But sometimes you just got to step back and ask yourself:  “What’s wrong with not knowing everything?  What’s wrong with just believing?”

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Gotta Have Faith

(Have this video playing if you can–for the music–to help set the “mood” for this post.)

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Religion is something I don’t talk about often, but it is important to me.  I’m not a “bible beater” or a “zealous evangelist,” but I try to live my life adhering to the principles of “do unto others . . . ” and “live by actions, not words.”  And, all the while, remembering to have faith that there is good in everything.

The biggest theme I *try* to have running through my life is do not be a hypocrite.  Nothing irks me more than people who hold others to a different standard than themselves.  Or the person who stands so strongly against something they themselves are guilty of.  I understand not being proud of something you’ve done.  But none of us are perfect and it’s so much better to recognize that and use it as a catalyst to make ourselves better, or to poke fun at yourself for it, or to just own up to it.  Don’t be the first to throw stones at others for something you yourself are guilty of.  Don’t erase entire portions of your life–those mistakes have helped lead you to where you are today, whether you like it or not.

(Of course, I know I’m not perfect and have probably been hypocritical at times.  If you ever find me doing this, please slap me.  No, seriously . . . SLAP ME.)

Evangelism.  I’ve never been comfortable “selling” anything.  I know others will disagree with me, but I feel religion/faith/spirituality is something you should find for yourselves, rather than have thrust upon you.  Of course, I am speaking as a member of a culture where you can be exposed to virtually every religion if you wish to be.  I am not talking about sending missionaries to areas that aren’t exposed to other religions.  Education of other religions is important and people should be exposed to as many as possible so they can find what works best for them.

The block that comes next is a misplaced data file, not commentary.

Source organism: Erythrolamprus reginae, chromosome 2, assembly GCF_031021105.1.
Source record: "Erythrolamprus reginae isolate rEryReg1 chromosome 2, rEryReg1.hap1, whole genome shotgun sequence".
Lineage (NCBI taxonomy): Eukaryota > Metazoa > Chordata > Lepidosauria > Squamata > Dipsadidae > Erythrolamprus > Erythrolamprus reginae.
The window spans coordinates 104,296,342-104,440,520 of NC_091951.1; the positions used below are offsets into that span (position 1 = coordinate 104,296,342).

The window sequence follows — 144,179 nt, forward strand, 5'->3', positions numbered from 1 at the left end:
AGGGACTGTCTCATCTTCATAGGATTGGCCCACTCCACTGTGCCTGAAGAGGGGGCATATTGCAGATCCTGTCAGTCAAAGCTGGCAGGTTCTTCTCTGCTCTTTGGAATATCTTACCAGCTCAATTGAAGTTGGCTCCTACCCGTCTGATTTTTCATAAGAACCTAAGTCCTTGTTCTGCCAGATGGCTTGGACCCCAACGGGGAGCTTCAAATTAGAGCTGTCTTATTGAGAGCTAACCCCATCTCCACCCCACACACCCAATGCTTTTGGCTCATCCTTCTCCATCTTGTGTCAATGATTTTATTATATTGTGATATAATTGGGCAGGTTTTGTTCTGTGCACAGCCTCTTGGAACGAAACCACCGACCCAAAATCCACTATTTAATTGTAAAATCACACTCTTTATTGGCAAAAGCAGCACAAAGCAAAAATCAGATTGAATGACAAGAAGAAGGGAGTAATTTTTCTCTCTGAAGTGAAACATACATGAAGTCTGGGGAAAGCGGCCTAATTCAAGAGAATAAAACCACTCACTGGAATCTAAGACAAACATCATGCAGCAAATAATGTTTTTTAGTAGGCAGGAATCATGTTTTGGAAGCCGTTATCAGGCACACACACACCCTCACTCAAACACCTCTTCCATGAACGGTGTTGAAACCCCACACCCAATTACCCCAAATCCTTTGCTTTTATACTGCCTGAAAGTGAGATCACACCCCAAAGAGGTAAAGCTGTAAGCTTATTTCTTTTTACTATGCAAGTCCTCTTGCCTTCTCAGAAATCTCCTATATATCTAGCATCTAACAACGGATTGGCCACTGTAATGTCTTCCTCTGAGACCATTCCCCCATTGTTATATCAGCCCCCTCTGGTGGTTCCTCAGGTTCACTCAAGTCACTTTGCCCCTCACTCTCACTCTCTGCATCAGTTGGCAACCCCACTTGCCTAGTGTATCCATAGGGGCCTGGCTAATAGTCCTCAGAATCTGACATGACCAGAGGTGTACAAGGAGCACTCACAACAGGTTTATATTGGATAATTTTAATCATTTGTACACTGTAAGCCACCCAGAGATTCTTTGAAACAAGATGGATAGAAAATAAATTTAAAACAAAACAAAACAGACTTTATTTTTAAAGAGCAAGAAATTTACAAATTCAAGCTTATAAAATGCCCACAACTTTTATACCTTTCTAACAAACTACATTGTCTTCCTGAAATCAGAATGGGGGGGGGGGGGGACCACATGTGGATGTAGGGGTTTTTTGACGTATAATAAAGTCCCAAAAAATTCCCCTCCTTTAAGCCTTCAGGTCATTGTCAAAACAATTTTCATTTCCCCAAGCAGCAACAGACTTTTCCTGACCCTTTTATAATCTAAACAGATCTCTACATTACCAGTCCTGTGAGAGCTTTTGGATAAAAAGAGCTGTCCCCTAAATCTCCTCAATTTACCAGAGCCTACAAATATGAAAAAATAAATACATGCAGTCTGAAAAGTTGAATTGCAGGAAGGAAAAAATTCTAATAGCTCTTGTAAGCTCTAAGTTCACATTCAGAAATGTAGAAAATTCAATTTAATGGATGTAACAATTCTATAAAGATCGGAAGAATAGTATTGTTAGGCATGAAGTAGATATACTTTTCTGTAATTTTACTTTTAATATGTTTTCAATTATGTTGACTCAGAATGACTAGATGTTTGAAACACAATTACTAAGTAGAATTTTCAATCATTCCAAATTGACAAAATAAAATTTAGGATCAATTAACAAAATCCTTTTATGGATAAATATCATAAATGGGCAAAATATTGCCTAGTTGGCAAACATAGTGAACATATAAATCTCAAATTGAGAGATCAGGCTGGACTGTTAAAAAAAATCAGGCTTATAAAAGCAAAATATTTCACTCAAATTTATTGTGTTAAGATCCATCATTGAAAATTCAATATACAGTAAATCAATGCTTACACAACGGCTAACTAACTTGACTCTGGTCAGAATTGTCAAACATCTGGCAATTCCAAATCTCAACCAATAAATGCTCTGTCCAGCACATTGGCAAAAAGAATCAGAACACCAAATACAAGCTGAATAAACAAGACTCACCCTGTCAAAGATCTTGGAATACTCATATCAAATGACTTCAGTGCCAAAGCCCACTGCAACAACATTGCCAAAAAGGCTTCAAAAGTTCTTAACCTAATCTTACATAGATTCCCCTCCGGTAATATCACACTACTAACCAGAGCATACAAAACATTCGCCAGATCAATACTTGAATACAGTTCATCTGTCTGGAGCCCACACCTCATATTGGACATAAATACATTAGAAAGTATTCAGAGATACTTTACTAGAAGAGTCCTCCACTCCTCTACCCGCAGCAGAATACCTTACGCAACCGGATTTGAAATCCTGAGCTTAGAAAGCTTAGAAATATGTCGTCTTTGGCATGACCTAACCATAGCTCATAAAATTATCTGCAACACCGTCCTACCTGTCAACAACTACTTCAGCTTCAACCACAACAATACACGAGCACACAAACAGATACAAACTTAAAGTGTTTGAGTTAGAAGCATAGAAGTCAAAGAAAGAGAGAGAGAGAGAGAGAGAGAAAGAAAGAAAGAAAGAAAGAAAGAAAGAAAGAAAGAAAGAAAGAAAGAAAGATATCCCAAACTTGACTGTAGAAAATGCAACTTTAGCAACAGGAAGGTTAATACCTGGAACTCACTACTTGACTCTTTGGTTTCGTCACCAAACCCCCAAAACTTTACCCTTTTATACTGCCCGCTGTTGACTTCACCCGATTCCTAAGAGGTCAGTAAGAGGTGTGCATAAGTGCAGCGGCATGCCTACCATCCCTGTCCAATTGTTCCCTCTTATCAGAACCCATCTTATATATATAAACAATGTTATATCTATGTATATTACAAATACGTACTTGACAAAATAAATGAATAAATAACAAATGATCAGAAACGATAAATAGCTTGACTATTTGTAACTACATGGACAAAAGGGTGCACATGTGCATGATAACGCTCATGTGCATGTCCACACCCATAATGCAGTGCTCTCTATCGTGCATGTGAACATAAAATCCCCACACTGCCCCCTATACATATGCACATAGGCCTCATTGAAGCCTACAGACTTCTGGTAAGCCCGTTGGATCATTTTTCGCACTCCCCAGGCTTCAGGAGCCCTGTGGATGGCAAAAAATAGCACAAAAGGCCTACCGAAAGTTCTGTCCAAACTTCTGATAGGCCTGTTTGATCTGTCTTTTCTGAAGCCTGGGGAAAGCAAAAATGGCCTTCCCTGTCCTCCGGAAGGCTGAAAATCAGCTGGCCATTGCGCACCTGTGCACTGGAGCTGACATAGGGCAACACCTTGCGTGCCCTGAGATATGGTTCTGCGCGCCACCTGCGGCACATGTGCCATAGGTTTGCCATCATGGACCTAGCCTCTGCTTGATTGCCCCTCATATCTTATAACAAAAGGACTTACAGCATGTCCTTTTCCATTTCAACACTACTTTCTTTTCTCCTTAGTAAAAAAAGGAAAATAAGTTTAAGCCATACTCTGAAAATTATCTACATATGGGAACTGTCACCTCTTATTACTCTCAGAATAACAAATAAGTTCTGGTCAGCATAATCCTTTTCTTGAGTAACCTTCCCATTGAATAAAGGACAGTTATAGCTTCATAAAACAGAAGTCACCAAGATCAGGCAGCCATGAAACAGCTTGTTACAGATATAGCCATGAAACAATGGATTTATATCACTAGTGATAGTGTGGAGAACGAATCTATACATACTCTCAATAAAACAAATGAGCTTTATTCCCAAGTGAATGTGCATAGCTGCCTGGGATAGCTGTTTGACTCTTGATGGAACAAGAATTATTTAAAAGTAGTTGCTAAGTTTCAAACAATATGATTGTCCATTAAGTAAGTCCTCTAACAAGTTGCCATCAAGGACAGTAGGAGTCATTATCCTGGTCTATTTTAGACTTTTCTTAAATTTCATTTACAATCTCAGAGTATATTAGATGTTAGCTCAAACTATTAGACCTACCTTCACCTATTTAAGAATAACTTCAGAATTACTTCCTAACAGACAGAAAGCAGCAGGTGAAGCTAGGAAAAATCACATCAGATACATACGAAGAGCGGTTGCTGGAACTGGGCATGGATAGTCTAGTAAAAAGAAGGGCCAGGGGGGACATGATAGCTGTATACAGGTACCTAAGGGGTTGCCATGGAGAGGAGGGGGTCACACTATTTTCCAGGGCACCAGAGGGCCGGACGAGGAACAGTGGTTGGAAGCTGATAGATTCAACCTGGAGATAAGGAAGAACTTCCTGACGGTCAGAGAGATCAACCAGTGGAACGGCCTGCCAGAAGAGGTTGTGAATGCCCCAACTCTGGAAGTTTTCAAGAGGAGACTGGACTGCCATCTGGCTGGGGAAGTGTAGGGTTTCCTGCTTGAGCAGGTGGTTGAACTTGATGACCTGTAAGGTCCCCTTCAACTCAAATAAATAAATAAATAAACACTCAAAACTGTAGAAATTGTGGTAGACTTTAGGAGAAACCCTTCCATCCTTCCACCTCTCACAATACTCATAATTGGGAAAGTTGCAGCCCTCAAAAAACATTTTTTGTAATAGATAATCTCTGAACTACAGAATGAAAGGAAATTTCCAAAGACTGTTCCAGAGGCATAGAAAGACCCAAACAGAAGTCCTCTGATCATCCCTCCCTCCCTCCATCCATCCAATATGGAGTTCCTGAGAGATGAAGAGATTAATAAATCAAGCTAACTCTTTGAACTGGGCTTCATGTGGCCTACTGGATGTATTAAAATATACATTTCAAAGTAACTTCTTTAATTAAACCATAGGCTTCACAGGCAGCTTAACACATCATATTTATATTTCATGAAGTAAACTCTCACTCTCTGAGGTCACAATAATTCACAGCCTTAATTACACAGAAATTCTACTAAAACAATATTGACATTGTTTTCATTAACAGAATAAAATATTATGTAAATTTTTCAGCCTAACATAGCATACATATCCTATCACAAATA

I like going to church, but don’t “belong” to a church and don’t go every week.  Or every month.  And sometimes I go full years without going.  But that doesn’t make me any less of a Christian.  I find that if I only go when I feel the urge to, the message ends up being something that really speaks to me about the reason behind having the urge to go (IF THAT MAKES SENSE).

I like learning about and being exposed to other religions and will never, EVER, tell someone their believes are “wrong.”

I will never ask someone to pray for me, but will pray/send good thoughts in the direction of those who need it.

Déjá vu, to me, is a sign that even when things aren’t going how you would like them, you are still heading in the right direction.  It’s a reaffirmation of faith.  And I accept that you might think I’m a little crazy for thinking that way.  ;)

Basically, I am all about thinking positive and being tolerant of others and forgiving of yourself (as well as others, of course).  I might mess up sometimes (okay, so a lot) but that’s part of life and you’ve gotta take the bad with the good, and sometimes the best lessons are the ones you teach yourself through experience.